4 years later, The Office is still providing leadership lessons
Awkward moments, outlandish requests, and nonsense often encompassed a typical day at the Dunder Mifflin Paper Company, but even though The Office was fictional and full of shenanigans, it rapidly became a phenomenon of our times.
In our current business environment, it’s easy to guess why employees may have been able to relate to the show. Our workforce is becoming more and more diverse by the minute and the demands of constant complexity weigh on employees across our organizations, leaving leaders more important than ever to guide employees through these changes.
So can we learn something about leadership from The Office? Read on to find out.
1. Value employees
Michael Scott once said, “In the end, life and business are about human connections.” Scott was on to something here: Leaders need to value and appreciate the importance of human connections with their employees. Employees want to know they are cared for and that their work is contributing value to the company’s goals.
2. Be human
We all know that the employees of Dunder Mifflin did not struggle too much with this. Michael Scott once said, “The people that you work with are your very best friends.” Well, maybe your employees shouldn’t be your very best friends but Scott does have a point. Leaders often spend countless hours with their employees, so developing a friendly relationship and having the ability to not take yourself too seriously leads to a good rapport.
3. Show appreciation
Michael Scott may have organized a boat cruise for his employees during the middle of winter as an act of appreciation, but leaders do not need to be that grandiose to show appreciation. Leaders need to encourage the heart, and that can be as simple as recognizing employees with a “good job” or “let me take you out to lunch because of your great work on that account.” Scott even organized his own award night that he called the “Dundies” in which he highlighted each of his employee’s talents.
4. Have a service attitude
A servant-leader focuses their time on the development and general welfare of their employees. When Jim Halpert made the tough decision to start his own business, all while keeping his full-time job at Dunder Mifflin, the employees stepped up and supported him. Servant-leaders puts the needs of others before their own and enables individuals to perform at their highest potential.
5. Inspire employees
One Dunder Mufflin whiteboard message shows the importance of inspiring a shared vision. “You miss 100% of the shots you don’t take - Wayne Gretzky,” written by Michael Scott. Employees want to work for someone that inspires them to do their best. The best leaders are able to inspire a shared vision and encourage others in their organization to help create the future together.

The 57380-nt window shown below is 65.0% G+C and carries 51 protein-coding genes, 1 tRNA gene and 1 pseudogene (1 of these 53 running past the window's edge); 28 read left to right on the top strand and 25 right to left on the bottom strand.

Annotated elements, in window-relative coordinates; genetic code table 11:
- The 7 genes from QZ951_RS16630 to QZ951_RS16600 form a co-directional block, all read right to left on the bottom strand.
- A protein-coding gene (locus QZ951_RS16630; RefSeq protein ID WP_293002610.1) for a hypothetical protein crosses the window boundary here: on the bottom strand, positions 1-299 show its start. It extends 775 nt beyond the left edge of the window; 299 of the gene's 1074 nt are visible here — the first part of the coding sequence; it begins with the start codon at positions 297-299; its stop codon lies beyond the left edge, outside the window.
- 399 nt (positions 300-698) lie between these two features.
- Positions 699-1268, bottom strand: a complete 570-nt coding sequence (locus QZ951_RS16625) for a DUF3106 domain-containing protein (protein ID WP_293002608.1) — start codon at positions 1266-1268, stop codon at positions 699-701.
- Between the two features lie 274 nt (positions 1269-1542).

Leadership Don’ts1. Hold ineffective meetings
If a calendar invite comes through detailing a CPR training workshop, having a dance party during that meeting isn’t the best choice of action. Leaders should show respect of other individuals’ time by creating a thorough agenda before meetings and sticking to it through the meeting. This action will help your meeting be more smooth and employees will see that you understand their schedules as well.
2. Stick to the status quo
Not much change to Dunder Mufflin happened over eight years because the leadership wasn’t willing to push boundaries and challenge the process. A “that’s how we do it here” attitude won’t inspire your employees and most importantly it won’t propel your company forward.
3. Make commitments you don’t intend to keep
Don’t pull a Michael Scott and promise a big surprise to only fall short with ice cream sandwiches for employees. Employees need to have trust in what their leaders say they are going to do. If they don’t expect their leaders to follow through on promises, then they may not follow through on their promises either.
4. Sugar coat the truth
Unfortunately, downsizing happened at Dunder Mifflin, but Michael Scott had trouble conveying that tough topic to his employees except saying “it could happen” or “things may change.” Living in denial does not create a good environment for your employees or you.
5. Blame others
Few actions are less leader-like than blaming others. It shows a lack of respect and responsibility. So when Michael Scott blamed Dwight for his golden ticket marketing idea that went wrong, Scott showed a serious lack of maturity and accountability for his actions. Employees want a leader that will not only offer them support, but be there to take responsibility for their behaviors.
So yes, The Office taught us valuable lessons about leadership all while bringing big smiles and laughs to our living rooms.